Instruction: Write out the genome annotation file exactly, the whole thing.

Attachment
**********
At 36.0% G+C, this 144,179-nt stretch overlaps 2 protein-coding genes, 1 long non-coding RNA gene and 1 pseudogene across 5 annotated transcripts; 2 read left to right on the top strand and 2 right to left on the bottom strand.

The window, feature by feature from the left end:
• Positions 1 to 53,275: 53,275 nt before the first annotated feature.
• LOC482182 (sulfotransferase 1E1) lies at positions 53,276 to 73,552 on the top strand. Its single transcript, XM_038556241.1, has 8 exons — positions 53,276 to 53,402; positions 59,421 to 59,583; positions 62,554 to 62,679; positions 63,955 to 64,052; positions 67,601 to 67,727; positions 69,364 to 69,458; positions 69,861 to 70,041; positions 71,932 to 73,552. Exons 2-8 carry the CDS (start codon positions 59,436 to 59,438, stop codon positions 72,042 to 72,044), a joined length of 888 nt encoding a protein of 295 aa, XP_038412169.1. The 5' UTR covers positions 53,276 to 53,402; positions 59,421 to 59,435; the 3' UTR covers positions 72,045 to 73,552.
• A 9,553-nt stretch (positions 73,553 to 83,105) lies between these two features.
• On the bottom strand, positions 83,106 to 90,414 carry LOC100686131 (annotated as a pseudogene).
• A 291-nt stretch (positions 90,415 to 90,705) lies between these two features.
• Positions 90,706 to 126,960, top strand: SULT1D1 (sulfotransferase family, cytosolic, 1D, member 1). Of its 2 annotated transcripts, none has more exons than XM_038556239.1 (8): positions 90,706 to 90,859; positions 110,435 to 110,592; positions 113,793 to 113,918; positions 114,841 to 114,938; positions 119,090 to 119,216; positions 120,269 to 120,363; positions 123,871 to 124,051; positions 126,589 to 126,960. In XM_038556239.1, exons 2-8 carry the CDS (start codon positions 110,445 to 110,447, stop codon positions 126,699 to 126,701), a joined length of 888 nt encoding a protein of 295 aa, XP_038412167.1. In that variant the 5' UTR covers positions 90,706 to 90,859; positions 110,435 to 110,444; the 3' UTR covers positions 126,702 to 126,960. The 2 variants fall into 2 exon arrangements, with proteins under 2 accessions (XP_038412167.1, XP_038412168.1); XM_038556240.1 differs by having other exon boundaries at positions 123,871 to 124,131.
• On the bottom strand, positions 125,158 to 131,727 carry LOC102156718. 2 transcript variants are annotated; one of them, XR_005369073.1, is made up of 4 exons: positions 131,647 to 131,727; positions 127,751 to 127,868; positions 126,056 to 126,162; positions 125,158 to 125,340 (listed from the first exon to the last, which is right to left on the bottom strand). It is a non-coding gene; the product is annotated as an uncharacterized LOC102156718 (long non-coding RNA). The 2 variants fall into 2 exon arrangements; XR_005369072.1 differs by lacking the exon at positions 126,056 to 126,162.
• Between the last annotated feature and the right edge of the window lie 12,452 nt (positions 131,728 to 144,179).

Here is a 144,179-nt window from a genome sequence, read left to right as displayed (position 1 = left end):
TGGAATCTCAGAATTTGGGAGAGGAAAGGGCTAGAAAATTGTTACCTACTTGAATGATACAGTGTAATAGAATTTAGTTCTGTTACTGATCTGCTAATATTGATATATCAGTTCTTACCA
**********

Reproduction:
At 36.0% G+C, this 144,179-nt stretch overlaps 2 protein-coding genes, 1 long non-coding RNA gene and 1 pseudogene across 5 annotated transcripts; 2 read left to right on the top strand and 2 right to left on the bottom strand.

The window, feature by feature from the left end:
• Positions 1 to 53,275: 53,275 nt before the first annotated feature.
• LOC482182 (sulfotransferase 1E1) lies at positions 53,276 to 73,552 on the top strand. Its single transcript, XM_038556241.1, has 8 exons — positions 53,276 to 53,402; positions 59,421 to 59,583; positions 62,554 to 62,679; positions 63,955 to 64,052; positions 67,601 to 67,727; positions 69,364 to 69,458; positions 69,861 to 70,041; positions 71,932 to 73,552. Exons 2-8 carry the CDS (start codon positions 59,436 to 59,438, stop codon positions 72,042 to 72,044), a joined length of 888 nt encoding a protein of 295 aa, XP_038412169.1. The 5' UTR covers positions 53,276 to 53,402; positions 59,421 to 59,435; the 3' UTR covers positions 72,045 to 73,552.
• A 9,553-nt stretch (positions 73,553 to 83,105) lies between these two features.
• On the bottom strand, positions 83,106 to 90,414 carry LOC100686131 (annotated as a pseudogene).
• A 291-nt stretch (positions 90,415 to 90,705) lies between these two features.
• Positions 90,706 to 126,960, top strand: SULT1D1 (sulfotransferase family, cytosolic, 1D, member 1). Of its 2 annotated transcripts, none has more exons than XM_038556239.1 (8): positions 90,706 to 90,859; positions 110,435 to 110,592; positions 113,793 to 113,918; positions 114,841 to 114,938; positions 119,090 to 119,216; positions 120,269 to 120,363; positions 123,871 to 124,051; positions 126,589 to 126,960. In XM_038556239.1, exons 2-8 carry the CDS (start codon positions 110,445 to 110,447, stop codon positions 126,699 to 126,701), a joined length of 888 nt encoding a protein of 295 aa, XP_038412167.1. In that variant the 5' UTR covers positions 90,706 to 90,859; positions 110,435 to 110,444; the 3' UTR covers positions 126,702 to 126,960. The 2 variants fall into 2 exon arrangements, with proteins under 2 accessions (XP_038412167.1, XP_038412168.1); XM_038556240.1 differs by having other exon boundaries at positions 123,871 to 124,131.
• On the bottom strand, positions 125,158 to 131,727 carry LOC102156718. 2 transcript variants are annotated; one of them, XR_005369073.1, is made up of 4 exons: positions 131,647 to 131,727; positions 127,751 to 127,868; positions 126,056 to 126,162; positions 125,158 to 125,340 (listed from the first exon to the last, which is right to left on the bottom strand). It is a non-coding gene; the product is annotated as an uncharacterized LOC102156718 (long non-coding RNA). The 2 variants fall into 2 exon arrangements; XR_005369072.1 differs by lacking the exon at positions 126,056 to 126,162.
• Between the last annotated feature and the right edge of the window lie 12,452 nt (positions 131,728 to 144,179).

Here is a 144,179-nt window from a genome sequence, read left to right as displayed (position 1 = left end):
TGGAATCTCAGAATTTGGGAGAGGAAAGGGCTAGAAAATTGTTACCTACTTGAATGATACAGTGTAATAGAATTTAGTTCTGTTACTGATCTGCTAATATTGATATATCAGTTCTTACCA